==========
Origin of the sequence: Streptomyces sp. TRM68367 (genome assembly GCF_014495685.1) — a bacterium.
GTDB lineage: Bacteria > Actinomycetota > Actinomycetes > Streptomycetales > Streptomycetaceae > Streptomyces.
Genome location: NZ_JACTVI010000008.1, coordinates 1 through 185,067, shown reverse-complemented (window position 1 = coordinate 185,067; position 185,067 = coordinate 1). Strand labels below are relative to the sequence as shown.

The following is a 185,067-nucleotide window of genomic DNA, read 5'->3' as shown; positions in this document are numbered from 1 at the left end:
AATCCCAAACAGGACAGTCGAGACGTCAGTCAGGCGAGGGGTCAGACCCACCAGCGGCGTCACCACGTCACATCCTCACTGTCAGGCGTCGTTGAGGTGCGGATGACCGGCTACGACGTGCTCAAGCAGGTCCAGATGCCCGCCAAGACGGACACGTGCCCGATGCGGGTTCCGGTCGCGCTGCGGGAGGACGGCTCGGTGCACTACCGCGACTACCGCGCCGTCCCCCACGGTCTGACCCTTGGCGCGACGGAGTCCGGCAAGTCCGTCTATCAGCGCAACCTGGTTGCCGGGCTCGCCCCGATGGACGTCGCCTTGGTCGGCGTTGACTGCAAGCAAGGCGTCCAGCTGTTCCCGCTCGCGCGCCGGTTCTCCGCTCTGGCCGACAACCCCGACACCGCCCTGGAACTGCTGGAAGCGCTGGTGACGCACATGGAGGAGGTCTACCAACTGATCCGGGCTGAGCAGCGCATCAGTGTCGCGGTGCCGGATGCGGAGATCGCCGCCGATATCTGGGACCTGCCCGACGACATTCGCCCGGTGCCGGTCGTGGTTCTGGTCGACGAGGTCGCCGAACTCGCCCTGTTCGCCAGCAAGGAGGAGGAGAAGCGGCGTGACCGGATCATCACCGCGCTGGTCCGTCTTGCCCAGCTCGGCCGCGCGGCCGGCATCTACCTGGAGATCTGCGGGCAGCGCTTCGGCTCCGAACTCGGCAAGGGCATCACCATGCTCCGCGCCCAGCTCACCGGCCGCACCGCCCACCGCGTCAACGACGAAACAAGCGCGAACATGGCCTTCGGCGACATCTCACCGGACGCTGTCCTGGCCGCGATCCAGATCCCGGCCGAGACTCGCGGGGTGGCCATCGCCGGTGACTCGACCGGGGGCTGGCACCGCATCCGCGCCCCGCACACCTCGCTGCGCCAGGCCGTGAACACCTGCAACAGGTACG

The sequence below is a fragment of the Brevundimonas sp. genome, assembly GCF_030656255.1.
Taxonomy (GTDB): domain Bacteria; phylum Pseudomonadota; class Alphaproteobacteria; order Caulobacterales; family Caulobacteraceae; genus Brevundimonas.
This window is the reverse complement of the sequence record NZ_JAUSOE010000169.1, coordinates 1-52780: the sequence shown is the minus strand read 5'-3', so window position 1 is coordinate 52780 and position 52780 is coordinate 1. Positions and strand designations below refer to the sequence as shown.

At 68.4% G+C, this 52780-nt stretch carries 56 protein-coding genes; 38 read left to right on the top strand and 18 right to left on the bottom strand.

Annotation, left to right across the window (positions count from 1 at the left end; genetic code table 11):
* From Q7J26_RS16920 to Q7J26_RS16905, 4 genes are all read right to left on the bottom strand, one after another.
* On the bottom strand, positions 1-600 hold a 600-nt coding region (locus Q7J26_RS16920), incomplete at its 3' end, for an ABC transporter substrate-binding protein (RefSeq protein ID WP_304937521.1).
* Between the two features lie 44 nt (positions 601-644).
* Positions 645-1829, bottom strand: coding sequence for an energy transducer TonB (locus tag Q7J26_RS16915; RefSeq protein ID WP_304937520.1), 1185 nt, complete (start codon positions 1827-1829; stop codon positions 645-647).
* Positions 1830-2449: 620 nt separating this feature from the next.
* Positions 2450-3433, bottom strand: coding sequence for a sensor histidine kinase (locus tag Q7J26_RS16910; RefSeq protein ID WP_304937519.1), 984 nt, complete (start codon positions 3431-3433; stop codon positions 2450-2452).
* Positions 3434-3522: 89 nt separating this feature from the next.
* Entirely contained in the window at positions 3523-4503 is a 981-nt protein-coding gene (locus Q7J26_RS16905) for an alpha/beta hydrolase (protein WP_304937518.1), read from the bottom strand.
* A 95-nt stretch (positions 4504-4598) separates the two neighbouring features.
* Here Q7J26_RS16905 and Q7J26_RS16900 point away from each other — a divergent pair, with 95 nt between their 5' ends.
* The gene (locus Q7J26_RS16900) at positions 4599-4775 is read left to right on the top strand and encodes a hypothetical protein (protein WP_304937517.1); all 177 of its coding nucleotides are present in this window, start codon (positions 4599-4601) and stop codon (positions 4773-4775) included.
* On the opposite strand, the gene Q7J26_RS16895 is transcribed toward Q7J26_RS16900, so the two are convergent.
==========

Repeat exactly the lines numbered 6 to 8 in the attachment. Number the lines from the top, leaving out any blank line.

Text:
The sequence below is a fragment of the Brevundimonas sp. genome, assembly GCF_030656255.1.
Taxonomy (GTDB): domain Bacteria; phylum Pseudomonadota; class Alphaproteobacteria; order Caulobacterales; family Caulobacteraceae; genus Brevundimonas.
This window is the reverse complement of the sequence record NZ_JAUSOE010000169.1, coordinates 1-52780: the sequence shown is the minus strand read 5'-3', so window position 1 is coordinate 52780 and position 52780 is coordinate 1. Positions and strand designations below refer to the sequence as shown.